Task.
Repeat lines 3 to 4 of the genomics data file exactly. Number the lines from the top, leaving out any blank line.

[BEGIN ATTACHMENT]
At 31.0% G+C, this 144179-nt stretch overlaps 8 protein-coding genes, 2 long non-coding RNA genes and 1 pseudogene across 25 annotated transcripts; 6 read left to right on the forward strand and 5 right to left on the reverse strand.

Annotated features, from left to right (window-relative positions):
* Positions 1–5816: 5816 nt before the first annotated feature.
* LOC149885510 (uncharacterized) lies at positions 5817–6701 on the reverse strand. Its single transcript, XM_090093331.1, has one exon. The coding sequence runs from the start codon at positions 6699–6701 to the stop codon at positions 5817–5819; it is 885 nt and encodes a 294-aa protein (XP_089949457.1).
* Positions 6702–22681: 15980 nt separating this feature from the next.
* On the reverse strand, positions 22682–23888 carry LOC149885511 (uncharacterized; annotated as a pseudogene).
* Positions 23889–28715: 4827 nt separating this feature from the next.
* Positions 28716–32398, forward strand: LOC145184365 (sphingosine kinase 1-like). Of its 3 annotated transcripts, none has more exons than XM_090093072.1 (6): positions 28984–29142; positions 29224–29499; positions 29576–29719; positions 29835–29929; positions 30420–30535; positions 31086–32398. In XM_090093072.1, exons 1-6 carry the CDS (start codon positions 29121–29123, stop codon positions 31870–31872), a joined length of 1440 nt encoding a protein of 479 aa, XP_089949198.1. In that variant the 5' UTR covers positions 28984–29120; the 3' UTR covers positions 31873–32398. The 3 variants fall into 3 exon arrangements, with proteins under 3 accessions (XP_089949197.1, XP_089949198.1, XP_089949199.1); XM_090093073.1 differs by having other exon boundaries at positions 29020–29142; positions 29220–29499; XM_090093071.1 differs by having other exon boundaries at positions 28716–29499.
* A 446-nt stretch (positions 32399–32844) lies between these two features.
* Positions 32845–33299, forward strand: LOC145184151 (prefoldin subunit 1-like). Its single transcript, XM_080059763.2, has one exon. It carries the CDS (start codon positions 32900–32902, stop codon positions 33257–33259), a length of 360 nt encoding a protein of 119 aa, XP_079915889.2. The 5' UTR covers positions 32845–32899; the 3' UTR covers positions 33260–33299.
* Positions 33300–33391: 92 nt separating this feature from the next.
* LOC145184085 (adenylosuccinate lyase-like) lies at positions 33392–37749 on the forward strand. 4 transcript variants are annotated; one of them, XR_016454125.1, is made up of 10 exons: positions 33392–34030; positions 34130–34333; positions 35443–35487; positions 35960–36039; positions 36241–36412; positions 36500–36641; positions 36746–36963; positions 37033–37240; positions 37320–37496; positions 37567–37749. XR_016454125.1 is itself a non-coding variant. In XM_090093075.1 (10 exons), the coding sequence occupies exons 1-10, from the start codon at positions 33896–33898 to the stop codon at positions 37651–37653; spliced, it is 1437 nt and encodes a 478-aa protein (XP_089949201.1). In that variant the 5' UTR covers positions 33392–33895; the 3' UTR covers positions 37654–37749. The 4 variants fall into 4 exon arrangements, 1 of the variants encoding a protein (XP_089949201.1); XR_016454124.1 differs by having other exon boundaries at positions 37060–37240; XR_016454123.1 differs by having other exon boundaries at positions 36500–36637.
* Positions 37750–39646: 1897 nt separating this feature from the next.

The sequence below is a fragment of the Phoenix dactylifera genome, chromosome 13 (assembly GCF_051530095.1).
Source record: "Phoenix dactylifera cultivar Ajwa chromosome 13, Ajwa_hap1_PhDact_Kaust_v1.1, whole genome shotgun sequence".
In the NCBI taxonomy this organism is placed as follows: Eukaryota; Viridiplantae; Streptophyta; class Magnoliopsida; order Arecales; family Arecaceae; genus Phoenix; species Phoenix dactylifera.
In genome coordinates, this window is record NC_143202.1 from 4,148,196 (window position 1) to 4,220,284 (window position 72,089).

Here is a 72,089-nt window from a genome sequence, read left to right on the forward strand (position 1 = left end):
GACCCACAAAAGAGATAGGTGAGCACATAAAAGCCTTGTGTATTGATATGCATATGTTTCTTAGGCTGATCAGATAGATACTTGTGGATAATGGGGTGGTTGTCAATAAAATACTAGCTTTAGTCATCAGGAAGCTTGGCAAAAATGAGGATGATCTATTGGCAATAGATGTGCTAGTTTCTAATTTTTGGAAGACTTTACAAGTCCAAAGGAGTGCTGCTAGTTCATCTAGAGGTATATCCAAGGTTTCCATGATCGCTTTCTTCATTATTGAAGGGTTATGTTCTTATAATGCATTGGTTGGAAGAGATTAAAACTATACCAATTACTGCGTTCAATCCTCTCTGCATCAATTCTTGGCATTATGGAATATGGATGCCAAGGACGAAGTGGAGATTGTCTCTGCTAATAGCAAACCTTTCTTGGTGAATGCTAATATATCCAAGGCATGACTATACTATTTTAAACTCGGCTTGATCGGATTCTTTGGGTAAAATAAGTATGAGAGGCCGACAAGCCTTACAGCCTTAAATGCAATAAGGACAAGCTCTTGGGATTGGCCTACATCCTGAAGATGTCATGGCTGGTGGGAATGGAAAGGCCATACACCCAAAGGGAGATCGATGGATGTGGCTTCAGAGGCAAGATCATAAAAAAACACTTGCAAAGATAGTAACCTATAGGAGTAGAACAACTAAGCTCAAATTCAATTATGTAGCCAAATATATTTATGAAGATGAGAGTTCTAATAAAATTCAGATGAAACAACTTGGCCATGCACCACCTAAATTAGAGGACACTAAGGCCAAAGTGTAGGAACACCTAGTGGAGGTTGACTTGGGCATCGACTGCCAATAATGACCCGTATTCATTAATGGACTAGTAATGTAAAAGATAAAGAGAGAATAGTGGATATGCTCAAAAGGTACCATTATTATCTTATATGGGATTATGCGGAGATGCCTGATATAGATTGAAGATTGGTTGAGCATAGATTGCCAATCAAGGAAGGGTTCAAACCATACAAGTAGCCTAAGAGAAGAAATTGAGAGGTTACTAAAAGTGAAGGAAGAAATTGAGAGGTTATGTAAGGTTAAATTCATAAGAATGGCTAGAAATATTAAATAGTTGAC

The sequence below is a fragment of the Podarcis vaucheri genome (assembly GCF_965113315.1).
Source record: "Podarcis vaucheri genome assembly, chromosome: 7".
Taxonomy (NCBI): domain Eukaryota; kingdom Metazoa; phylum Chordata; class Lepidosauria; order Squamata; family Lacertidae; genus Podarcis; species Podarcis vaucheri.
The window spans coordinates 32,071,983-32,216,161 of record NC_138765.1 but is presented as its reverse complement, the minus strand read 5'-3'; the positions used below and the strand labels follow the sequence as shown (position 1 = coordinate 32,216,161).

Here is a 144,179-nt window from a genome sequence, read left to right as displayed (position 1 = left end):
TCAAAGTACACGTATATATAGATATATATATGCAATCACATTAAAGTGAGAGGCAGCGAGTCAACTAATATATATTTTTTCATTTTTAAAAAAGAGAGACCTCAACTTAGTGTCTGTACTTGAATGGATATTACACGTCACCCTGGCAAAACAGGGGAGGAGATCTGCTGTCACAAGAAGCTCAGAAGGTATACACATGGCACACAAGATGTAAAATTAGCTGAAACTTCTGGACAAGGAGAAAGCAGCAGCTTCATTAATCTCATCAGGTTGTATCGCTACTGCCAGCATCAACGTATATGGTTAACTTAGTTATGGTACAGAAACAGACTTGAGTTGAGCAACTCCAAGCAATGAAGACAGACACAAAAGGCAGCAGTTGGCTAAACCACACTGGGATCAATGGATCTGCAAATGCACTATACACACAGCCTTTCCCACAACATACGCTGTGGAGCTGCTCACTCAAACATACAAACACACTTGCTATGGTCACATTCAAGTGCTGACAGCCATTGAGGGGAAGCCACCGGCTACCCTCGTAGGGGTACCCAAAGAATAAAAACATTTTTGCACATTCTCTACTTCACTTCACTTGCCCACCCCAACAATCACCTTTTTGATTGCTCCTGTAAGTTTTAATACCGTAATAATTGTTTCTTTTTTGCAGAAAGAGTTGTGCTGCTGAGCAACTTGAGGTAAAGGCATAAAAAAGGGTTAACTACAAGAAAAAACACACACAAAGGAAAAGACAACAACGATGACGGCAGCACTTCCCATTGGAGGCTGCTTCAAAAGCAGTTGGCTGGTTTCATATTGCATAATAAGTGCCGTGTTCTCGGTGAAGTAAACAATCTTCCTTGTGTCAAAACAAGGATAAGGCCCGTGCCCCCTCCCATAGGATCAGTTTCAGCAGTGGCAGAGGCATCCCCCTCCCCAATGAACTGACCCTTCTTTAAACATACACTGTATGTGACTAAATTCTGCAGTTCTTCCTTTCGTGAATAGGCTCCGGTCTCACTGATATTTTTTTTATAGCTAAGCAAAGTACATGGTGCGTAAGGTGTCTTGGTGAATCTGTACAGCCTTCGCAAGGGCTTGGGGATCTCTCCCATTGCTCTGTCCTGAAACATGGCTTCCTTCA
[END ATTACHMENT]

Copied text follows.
* Positions 1–5816: 5816 nt before the first annotated feature.
* LOC149885510 (uncharacterized) lies at positions 5817–6701 on the reverse strand. Its single transcript, XM_090093331.1, has one exon. The coding sequence runs from the start codon at positions 6699–6701 to the stop codon at positions 5817–5819; it is 885 nt and encodes a 294-aa protein (XP_089949457.1).